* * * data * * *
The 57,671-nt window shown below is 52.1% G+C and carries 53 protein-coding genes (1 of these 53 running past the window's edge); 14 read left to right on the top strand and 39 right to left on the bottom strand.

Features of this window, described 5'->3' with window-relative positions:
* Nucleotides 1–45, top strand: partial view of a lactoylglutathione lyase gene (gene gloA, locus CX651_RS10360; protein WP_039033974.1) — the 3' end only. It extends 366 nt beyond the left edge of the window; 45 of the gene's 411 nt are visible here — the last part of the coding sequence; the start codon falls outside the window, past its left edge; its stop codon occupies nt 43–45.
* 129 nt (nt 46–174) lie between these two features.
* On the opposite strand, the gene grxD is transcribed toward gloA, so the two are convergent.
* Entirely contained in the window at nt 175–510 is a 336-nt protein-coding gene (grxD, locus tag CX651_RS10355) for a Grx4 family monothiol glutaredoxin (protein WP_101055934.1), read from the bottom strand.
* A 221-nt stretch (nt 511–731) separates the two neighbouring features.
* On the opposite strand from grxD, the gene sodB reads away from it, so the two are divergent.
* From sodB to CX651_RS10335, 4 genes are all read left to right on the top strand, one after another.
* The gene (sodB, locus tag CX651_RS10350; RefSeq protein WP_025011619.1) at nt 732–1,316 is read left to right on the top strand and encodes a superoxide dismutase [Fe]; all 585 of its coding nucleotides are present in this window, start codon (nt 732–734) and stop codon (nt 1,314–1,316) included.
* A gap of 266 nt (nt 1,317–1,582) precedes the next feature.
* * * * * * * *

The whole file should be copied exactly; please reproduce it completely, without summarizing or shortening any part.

The 57,671-nt window shown below is 52.1% G+C and carries 53 protein-coding genes (1 of these 53 running past the window's edge); 14 read left to right on the top strand and 39 right to left on the bottom strand.

Features of this window, described 5'->3' with window-relative positions:
* Nucleotides 1–45, top strand: partial view of a lactoylglutathione lyase gene (gene gloA, locus CX651_RS10360; protein WP_039033974.1) — the 3' end only. It extends 366 nt beyond the left edge of the window; 45 of the gene's 411 nt are visible here — the last part of the coding sequence; the start codon falls outside the window, past its left edge; its stop codon occupies nt 43–45.
* 129 nt (nt 46–174) lie between these two features.
* On the opposite strand, the gene grxD is transcribed toward gloA, so the two are convergent.
* Entirely contained in the window at nt 175–510 is a 336-nt protein-coding gene (grxD, locus tag CX651_RS10355) for a Grx4 family monothiol glutaredoxin (protein WP_101055934.1), read from the bottom strand.
* A 221-nt stretch (nt 511–731) separates the two neighbouring features.
* On the opposite strand from grxD, the gene sodB reads away from it, so the two are divergent.
* From sodB to CX651_RS10335, 4 genes are all read left to right on the top strand, one after another.
* The gene (sodB, locus tag CX651_RS10350; RefSeq protein WP_025011619.1) at nt 732–1,316 is read left to right on the top strand and encodes a superoxide dismutase [Fe]; all 585 of its coding nucleotides are present in this window, start codon (nt 732–734) and stop codon (nt 1,314–1,316) included.
* A gap of 266 nt (nt 1,317–1,582) precedes the next feature.